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Heterogeneous multinational firms and productivity gains from falling FDI barriers

  • Shawn Arita

    ()

  • Kiyoyasu Tanaka

    ()

This paper quantitatively assesses the impact of falling foreign direct investment (FDI) barriers on individual firms and its implications for intra-industry reallocation and aggregate productivity. We calibrate the firm-heterogeneity model of Eaton et al. (Econometrica 79(5):1453–1498, 2011 ) to match micro-level data on Japanese multinational firms facing fixed and variable costs of foreign production. We demonstrate that the calibrated model can be used to replicate the entry and sales patterns of Japanese multinationals. Counterfactual simulations show that declining FDI barriers lead to a disproportionate expansion of foreign production by more efficient firms relative to less efficient firms. A hypothetical 20 % reduction in FDI barriers is found to generate up to a 26.8 % improvement in industry-level productivity through global market-share reallocations within the industry. Compared with fixed entry barriers, reallocation effects and productivity gains are larger for a reduction of variable costs of foreign production. Copyright Kiel Institute 2014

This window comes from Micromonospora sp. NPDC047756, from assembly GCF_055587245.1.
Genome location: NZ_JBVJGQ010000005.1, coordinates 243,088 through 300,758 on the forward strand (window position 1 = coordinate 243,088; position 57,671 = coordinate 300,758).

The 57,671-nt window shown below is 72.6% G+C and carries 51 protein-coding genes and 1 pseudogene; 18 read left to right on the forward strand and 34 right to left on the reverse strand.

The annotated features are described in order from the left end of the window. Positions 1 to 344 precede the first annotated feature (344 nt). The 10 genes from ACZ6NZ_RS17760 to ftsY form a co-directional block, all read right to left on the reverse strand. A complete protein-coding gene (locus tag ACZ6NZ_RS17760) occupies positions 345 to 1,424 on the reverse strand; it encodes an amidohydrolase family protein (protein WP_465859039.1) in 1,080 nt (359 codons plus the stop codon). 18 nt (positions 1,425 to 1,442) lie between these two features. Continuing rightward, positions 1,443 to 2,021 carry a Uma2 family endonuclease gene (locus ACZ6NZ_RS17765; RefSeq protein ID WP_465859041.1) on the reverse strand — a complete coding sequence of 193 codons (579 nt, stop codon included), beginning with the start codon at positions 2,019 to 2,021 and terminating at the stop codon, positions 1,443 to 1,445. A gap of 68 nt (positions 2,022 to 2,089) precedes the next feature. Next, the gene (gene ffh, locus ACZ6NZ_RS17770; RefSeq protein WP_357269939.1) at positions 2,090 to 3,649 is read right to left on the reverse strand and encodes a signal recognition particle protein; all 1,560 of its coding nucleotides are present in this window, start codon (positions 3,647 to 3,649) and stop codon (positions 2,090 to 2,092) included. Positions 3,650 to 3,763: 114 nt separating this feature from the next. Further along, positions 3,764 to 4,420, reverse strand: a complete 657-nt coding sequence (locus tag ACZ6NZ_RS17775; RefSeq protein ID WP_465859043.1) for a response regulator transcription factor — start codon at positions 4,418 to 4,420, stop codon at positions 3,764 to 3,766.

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File URL: http://hdl.handle.net/10.1007/s10290-013-0174-1
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Article provided by Springer in its journal Review of World Economics.

Volume (Year): 150 (2014)
Issue (Month): 1 (February)
Pages: 83-113

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Handle: RePEc:spr:weltar:v:150:y:2014:i:1:p:83-113
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